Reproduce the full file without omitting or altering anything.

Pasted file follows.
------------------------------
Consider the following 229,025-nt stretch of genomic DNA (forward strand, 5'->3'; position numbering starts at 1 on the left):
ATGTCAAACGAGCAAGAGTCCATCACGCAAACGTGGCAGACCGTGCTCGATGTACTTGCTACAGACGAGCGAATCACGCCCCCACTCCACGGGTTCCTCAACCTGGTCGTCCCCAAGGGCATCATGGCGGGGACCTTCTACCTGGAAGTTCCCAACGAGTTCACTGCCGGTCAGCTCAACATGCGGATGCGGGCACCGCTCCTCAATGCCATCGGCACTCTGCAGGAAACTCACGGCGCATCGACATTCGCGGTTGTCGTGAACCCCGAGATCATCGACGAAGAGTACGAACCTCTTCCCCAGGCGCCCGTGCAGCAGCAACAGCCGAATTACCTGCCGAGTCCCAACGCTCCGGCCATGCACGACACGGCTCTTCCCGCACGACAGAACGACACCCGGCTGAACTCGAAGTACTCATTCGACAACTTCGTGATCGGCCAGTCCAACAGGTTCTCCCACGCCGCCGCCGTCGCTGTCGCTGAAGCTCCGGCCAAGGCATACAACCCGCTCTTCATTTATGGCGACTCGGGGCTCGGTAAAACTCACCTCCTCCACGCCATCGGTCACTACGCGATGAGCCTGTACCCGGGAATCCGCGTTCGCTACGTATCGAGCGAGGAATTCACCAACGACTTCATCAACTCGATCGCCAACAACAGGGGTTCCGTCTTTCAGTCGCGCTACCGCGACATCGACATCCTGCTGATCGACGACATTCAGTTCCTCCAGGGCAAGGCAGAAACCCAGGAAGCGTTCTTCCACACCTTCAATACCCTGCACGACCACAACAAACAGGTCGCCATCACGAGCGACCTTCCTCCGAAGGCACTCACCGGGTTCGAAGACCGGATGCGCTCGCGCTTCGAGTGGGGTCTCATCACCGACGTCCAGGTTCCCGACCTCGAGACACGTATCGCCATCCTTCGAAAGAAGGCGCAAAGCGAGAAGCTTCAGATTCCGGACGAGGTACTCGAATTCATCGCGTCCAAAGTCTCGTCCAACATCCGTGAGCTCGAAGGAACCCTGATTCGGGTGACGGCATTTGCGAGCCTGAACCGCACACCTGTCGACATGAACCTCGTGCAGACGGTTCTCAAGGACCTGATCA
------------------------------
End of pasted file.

Consider the following 229,025-nt stretch of genomic DNA (forward strand, 5'->3'; position numbering starts at 1 on the left):
ATGTCAAACGAGCAAGAGTCCATCACGCAAACGTGGCAGACCGTGCTCGATGTACTTGCTACAGACGAGCGAATCACGCCCCCACTCCACGGGTTCCTCAACCTGGTCGTCCCCAAGGGCATCATGGCGGGGACCTTCTACCTGGAAGTTCCCAACGAGTTCACTGCCGGTCAGCTCAACATGCGGATGCGGGCACCGCTCCTCAATGCCATCGGCACTCTGCAGGAAACTCACGGCGCATCGACATTCGCGGTTGTCGTGAACCCCGAGATCATCGACGAAGAGTACGAACCTCTTCCCCAGGCGCCCGTGCAGCAGCAACAGCCGAATTACCTGCCGAGTCCCAACGCTCCGGCCATGCACGACACGGCTCTTCCCGCACGACAGAACGACACCCGGCTGAACTCGAAGTACTCATTCGACAACTTCGTGATCGGCCAGTCCAACAGGTTCTCCCACGCCGCCGCCGTCGCTGTCGCTGAAGCTCCGGCCAAGGCATACAACCCGCTCTTCATTTATGGCGACTCGGGGCTCGGTAAAACTCACCTCCTCCACGCCATCGGTCACTACGCGATGAGCCTGTACCCGGGAATCCGCGTTCGCTACGTATCGAGCGAGGAATTCACCAACGACTTCATCAACTCGATCGCCAACAACAGGGGTTCCGTCTTTCAGTCGCGCTACCGCGACATCGACATCCTGCTGATCGACGACATTCAGTTCCTCCAGGGCAAGGCAGAAACCCAGGAAGCGTTCTTCCACACCTTCAATACCCTGCACGACCACAACAAACAGGTCGCCATCACGAGCGACCTTCCTCCGAAGGCACTCACCGGGTTCGAAGACCGGATGCGCTCGCGCTTCGAGTGGGGTCTCATCACCGACGTCCAGGTTCCCGACCTCGAGACACGTATCGCCATCCTTCGAAAGAAGGCGCAAAGCGAGAAGCTTCAGATTCCGGACGAGGTACTCGAATTCATCGCGTCCAAAGTCTCGTCCAACATCCGTGAGCTCGAAGGAACCCTGATTCGGGTGACGGCATTTGCGAGCCTGAACCGCACACCTGTCGACATGAACCTCGTGCAGACGGTTCTCAAGGACCTGATCA